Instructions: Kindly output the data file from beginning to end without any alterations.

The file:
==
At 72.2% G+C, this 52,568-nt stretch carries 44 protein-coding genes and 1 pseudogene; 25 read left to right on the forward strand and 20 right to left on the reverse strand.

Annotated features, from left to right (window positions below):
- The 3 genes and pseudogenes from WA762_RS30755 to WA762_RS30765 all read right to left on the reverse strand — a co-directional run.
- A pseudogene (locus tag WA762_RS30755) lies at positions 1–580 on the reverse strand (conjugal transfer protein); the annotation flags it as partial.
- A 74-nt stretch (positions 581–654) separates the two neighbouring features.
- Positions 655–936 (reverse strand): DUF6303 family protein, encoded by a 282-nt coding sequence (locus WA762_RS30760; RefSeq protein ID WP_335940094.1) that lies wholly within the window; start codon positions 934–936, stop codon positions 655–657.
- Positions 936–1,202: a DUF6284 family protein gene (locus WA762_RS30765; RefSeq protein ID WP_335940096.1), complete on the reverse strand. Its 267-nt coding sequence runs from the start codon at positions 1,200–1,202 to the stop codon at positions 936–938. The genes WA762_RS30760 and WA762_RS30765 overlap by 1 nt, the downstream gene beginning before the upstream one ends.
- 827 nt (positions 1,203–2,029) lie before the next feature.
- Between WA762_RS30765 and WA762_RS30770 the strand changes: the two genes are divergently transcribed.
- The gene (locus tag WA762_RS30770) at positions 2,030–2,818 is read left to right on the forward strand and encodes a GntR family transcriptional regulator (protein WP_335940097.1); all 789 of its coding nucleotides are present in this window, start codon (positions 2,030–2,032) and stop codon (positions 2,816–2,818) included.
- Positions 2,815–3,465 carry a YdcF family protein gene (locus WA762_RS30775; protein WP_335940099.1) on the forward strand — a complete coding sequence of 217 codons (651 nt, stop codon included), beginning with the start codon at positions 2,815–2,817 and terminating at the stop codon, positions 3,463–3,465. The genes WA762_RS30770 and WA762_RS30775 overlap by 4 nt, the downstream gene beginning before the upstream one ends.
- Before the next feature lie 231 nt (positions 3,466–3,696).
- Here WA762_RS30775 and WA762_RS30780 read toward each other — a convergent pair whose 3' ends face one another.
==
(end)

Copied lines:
At 72.2% G+C, this 52,568-nt stretch carries 44 protein-coding genes and 1 pseudogene; 25 read left to right on the forward strand and 20 right to left on the reverse strand.

Annotated features, from left to right (window positions below):
- The 3 genes and pseudogenes from WA762_RS30755 to WA762_RS30765 all read right to left on the reverse strand — a co-directional run.
- A pseudogene (locus tag WA762_RS30755) lies at positions 1–580 on the reverse strand (conjugal transfer protein); the annotation flags it as partial.
- A 74-nt stretch (positions 581–654) separates the two neighbouring features.
- Positions 655–936 (reverse strand): DUF6303 family protein, encoded by a 282-nt coding sequence (locus WA762_RS30760; RefSeq protein ID WP_335940094.1) that lies wholly within the window; start codon positions 934–936, stop codon positions 655–657.
- Positions 936–1,202: a DUF6284 family protein gene (locus WA762_RS30765; RefSeq protein ID WP_335940096.1), complete on the reverse strand. Its 267-nt coding sequence runs from the start codon at positions 1,200–1,202 to the stop codon at positions 936–938. The genes WA762_RS30760 and WA762_RS30765 overlap by 1 nt, the downstream gene beginning before the upstream one ends.
- 827 nt (positions 1,203–2,029) lie before the next feature.
- Between WA762_RS30765 and WA762_RS30770 the strand changes: the two genes are divergently transcribed.
- The gene (locus tag WA762_RS30770) at positions 2,030–2,818 is read left to right on the forward strand and encodes a GntR family transcriptional regulator (protein WP_335940097.1); all 789 of its coding nucleotides are present in this window, start codon (positions 2,030–2,032) and stop codon (positions 2,816–2,818) included.
- Positions 2,815–3,465 carry a YdcF family protein gene (locus WA762_RS30775; protein WP_335940099.1) on the forward strand — a complete coding sequence of 217 codons (651 nt, stop codon included), beginning with the start codon at positions 2,815–2,817 and terminating at the stop codon, positions 3,463–3,465. The genes WA762_RS30770 and WA762_RS30775 overlap by 4 nt, the downstream gene beginning before the upstream one ends.
- Before the next feature lie 231 nt (positions 3,466–3,696).
- Here WA762_RS30775 and WA762_RS30780 read toward each other — a convergent pair whose 3' ends face one another.